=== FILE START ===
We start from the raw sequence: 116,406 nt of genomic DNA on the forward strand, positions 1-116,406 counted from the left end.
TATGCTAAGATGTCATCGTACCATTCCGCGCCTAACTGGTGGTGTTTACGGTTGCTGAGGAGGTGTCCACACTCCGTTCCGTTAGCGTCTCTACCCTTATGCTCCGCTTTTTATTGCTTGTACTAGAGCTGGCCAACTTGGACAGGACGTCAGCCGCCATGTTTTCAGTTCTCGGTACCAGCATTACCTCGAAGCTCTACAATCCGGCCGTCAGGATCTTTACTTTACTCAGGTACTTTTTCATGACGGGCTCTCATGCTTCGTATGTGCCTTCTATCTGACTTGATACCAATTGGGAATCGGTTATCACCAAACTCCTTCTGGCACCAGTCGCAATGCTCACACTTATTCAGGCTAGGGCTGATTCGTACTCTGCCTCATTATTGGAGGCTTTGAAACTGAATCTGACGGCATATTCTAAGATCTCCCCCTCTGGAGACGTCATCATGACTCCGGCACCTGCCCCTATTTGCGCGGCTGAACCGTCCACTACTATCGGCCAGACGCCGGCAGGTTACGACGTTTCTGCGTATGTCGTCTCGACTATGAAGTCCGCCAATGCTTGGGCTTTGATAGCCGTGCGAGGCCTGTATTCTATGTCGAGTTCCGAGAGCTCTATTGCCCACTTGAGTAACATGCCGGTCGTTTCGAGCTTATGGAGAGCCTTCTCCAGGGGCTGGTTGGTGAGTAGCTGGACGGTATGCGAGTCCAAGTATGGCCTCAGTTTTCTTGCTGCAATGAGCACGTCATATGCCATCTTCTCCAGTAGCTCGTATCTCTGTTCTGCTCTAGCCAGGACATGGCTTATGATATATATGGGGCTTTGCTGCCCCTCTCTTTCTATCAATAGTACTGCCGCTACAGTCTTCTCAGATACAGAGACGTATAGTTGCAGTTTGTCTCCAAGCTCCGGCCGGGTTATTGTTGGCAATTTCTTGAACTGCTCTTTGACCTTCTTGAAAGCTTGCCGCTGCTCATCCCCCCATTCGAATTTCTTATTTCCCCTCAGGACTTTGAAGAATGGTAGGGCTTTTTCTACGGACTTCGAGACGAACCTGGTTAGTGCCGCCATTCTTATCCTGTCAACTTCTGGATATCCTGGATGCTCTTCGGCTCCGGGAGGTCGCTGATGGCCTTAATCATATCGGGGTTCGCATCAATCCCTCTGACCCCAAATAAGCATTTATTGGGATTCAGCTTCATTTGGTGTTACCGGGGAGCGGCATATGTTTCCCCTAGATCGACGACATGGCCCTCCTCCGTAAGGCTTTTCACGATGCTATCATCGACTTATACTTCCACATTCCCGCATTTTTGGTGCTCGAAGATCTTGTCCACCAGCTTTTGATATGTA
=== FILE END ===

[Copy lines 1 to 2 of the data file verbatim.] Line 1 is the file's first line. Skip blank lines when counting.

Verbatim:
We start from the raw sequence: 116,406 nt of genomic DNA on the forward strand, positions 1-116,406 counted from the left end.
TATGCTAAGATGTCATCGTACCATTCCGCGCCTAACTGGTGGTGTTTACGGTTGCTGAGGAGGTGTCCACACTCCGTTCCGTTAGCGTCTCTACCCTTATGCTCCGCTTTTTATTGCTTGTACTAGAGCTGGCCAACTTGGACAGGACGTCAGCCGCCATGTTTTCAGTTCTCGGTACCAGCATTACCTCGAAGCTCTACAATCCGGCCGTCAGGATCTTTACTTTACTCAGGTACTTTTTCATGACGGGCTCTCATGCTTCGTATGTGCCTTCTATCTGACTTGATACCAATTGGGAATCGGTTATCACCAAACTCCTTCTGGCACCAGTCGCAATGCTCACACTTATTCAGGCTAGGGCTGATTCGTACTCTGCCTCATTATTGGAGGCTTTGAAACTGAATCTGACGGCATATTCTAAGATCTCCCCCTCTGGAGACGTCATCATGACTCCGGCACCTGCCCCTATTTGCGCGGCTGAACCGTCCACTACTATCGGCCAGACGCCGGCAGGTTACGACGTTTCTGCGTATGTCGTCTCGACTATGAAGTCCGCCAATGCTTGGGCTTTGATAGCCGTGCGAGGCCTGTATTCTATGTCGAGTTCCGAGAGCTCTATTGCCCACTTGAGTAACATGCCGGTCGTTTCGAGCTTATGGAGAGCCTTCTCCAGGGGCTGGTTGGTGAGTAGCTGGACGGTATGCGAGTCCAAGTATGGCCTCAGTTTTCTTGCTGCAATGAGCACGTCATATGCCATCTTCTCCAGTAGCTCGTATCTCTGTTCTGCTCTAGCCAGGACATGGCTTATGATATATATGGGGCTTTGCTGCCCCTCTCTTTCTATCAATAGTACTGCCGCTACAGTCTTCTCAGATACAGAGACGTATAGTTGCAGTTTGTCTCCAAGCTCCGGCCGGGTTATTGTTGGCAATTTCTTGAACTGCTCTTTGACCTTCTTGAAAGCTTGCCGCTGCTCATCCCCCCATTCGAATTTCTTATTTCCCCTCAGGACTTTGAAGAATGGTAGGGCTTTTTCTACGGACTTCGAGACGAACCTGGTTAGTGCCGCCATTCTTATCCTGTCAACTTCTGGATATCCTGGATGCTCTTCGGCTCCGGGAGGTCGCTGATGGCCTTAATCATATCGGGGTTCGCATCAATCCCTCTGACCCCAAATAAGCATTTATTGGGATTCAGCTTCATTTGGTGTTACCGGGGAGCGGCATATGTTTCCCCTAGATCGACGACATGGCCCTCCTCCGTAAGGCTTTTCACGATGCTATCATCGACTTATACTTCCACATTCCCGCATTTTTGGTGCTCGAAGATCTTGTCCACCAGCTTTTGATATGTA